Neuroethics 5 (1):55-65 (2012)

Sam Harris’ new book “The Moral Landscape” is the latest in a series of attempts to provide a new “science of morality.” This essay argues that such a project is unlikely to succeed, using Harris’ text as an example of the major philosophical problems that would be faced by any such theory. In particular, I argue that those trying to construct a scientific ethics need pay far more attention to the tradition of moral philosophy, rather than assuming the debate is simply between a scientific ethics and a “supernatural” ethics provided by religion
Keywords Ethics  Morality  Neuroscience  Utilitarianism
Categories (categorize this paper)
DOI 10.1007/s12152-010-9096-y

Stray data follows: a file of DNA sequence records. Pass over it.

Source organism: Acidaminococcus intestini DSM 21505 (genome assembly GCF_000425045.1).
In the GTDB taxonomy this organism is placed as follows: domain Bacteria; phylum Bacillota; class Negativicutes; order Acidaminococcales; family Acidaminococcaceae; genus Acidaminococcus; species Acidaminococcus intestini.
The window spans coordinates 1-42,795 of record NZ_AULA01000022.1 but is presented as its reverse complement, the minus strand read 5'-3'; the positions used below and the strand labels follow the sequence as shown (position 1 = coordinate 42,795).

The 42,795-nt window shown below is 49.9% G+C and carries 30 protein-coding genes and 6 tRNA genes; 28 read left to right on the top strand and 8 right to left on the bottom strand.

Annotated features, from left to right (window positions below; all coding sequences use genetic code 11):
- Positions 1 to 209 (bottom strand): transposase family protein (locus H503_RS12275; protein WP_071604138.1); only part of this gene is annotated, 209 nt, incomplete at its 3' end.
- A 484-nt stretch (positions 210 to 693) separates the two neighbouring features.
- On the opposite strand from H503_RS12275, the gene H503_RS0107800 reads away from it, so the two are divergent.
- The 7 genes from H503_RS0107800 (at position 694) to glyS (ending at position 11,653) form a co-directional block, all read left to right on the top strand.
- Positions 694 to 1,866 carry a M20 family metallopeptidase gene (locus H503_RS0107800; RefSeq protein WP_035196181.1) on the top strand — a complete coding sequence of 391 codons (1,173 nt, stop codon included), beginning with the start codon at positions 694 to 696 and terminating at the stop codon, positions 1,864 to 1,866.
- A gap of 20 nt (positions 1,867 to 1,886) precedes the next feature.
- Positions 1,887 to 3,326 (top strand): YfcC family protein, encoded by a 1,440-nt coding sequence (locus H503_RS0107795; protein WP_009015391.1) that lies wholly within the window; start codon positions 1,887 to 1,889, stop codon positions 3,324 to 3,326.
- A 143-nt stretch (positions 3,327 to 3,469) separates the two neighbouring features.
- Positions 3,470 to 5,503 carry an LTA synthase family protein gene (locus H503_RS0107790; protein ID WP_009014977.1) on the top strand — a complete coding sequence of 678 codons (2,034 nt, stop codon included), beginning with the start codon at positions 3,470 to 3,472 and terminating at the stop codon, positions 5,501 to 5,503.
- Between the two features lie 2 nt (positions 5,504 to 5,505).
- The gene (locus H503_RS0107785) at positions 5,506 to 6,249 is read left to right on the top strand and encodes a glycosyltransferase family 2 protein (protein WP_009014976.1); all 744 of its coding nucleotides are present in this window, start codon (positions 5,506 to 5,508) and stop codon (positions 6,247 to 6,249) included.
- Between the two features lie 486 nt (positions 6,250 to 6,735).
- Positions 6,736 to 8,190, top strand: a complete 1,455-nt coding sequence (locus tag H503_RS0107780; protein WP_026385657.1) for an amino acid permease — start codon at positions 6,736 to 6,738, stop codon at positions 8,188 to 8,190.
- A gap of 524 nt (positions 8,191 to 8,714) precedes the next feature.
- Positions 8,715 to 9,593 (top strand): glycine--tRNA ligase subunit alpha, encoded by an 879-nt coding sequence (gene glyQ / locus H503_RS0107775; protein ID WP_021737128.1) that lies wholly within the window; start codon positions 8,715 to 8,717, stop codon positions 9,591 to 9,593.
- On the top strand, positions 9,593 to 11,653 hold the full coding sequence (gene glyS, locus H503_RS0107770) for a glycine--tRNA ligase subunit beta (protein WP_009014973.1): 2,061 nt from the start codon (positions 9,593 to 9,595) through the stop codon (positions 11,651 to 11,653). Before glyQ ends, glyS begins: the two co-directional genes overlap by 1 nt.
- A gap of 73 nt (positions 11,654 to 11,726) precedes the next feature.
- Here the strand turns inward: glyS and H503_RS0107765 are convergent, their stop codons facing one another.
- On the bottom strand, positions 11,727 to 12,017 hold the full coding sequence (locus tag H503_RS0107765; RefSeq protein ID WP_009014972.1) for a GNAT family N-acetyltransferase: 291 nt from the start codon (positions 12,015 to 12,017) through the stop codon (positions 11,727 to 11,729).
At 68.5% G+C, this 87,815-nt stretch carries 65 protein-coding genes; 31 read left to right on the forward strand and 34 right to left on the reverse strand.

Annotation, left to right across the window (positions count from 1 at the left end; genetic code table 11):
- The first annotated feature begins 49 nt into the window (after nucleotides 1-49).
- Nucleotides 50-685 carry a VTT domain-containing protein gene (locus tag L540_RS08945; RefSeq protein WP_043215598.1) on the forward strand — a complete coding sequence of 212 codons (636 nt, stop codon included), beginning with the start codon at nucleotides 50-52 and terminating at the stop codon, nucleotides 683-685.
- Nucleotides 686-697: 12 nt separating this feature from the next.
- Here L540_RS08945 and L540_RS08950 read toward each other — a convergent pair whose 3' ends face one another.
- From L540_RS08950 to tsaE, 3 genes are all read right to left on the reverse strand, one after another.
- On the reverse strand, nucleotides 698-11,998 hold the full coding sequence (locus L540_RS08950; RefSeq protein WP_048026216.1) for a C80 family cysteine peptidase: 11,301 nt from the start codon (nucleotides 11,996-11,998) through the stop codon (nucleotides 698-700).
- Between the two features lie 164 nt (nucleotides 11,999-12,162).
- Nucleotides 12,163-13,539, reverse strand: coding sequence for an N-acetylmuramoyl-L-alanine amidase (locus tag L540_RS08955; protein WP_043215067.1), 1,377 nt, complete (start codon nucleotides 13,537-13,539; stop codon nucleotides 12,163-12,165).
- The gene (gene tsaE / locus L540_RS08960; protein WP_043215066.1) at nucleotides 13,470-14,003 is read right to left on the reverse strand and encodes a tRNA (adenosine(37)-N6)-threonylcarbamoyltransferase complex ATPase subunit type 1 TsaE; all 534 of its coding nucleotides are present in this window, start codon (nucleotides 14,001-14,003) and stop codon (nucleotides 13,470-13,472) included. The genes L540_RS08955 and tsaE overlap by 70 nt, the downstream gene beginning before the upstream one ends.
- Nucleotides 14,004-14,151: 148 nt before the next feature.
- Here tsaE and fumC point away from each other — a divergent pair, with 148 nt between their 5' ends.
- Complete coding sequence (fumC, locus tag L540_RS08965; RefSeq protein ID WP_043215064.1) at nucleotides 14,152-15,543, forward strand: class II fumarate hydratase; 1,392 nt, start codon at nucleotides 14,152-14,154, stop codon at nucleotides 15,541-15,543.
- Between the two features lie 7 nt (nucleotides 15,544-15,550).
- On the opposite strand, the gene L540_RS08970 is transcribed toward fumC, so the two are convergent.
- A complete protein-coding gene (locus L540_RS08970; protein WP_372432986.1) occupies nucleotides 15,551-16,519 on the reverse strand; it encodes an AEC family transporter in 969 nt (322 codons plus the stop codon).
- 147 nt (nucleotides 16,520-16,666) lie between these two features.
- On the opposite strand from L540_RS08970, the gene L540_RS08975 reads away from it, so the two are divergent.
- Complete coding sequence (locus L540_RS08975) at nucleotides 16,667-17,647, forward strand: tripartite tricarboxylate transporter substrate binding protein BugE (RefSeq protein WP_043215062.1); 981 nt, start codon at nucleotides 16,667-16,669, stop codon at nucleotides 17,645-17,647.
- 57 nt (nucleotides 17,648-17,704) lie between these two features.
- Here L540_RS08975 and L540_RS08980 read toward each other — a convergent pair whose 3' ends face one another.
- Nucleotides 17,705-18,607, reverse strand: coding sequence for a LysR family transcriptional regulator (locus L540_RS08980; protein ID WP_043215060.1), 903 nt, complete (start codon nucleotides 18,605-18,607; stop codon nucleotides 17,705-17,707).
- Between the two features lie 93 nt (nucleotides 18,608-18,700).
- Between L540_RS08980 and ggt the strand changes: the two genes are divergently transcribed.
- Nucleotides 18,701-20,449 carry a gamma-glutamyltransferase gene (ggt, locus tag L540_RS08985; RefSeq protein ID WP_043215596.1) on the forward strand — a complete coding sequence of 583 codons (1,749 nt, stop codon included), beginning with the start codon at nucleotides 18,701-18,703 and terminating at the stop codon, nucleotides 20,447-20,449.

Edit this record
Mark as duplicate
Export citation
Find it on Scholar
Request removal from index
Revision history

Download options

PhilArchive copy

Upload a copy of this paper     Check publisher's policy     Papers currently archived: 64,229
External links

Setup an account with your affiliations in order to access resources via your University's proxy server
Configure custom proxy (use this if your affiliation does not provide a proxy)
Through your library

References found in this work BETA

Experiments in Ethics.Anthony Appiah - 2008 - Harvard University Press.

Add more references

Citations of this work BETA

Add more citations

Similar books and articles


Added to PP index

Total views
406 ( #21,597 of 2,455,480 )

Recent downloads (6 months)
14 ( #47,451 of 2,455,480 )

How can I increase my downloads?


My notes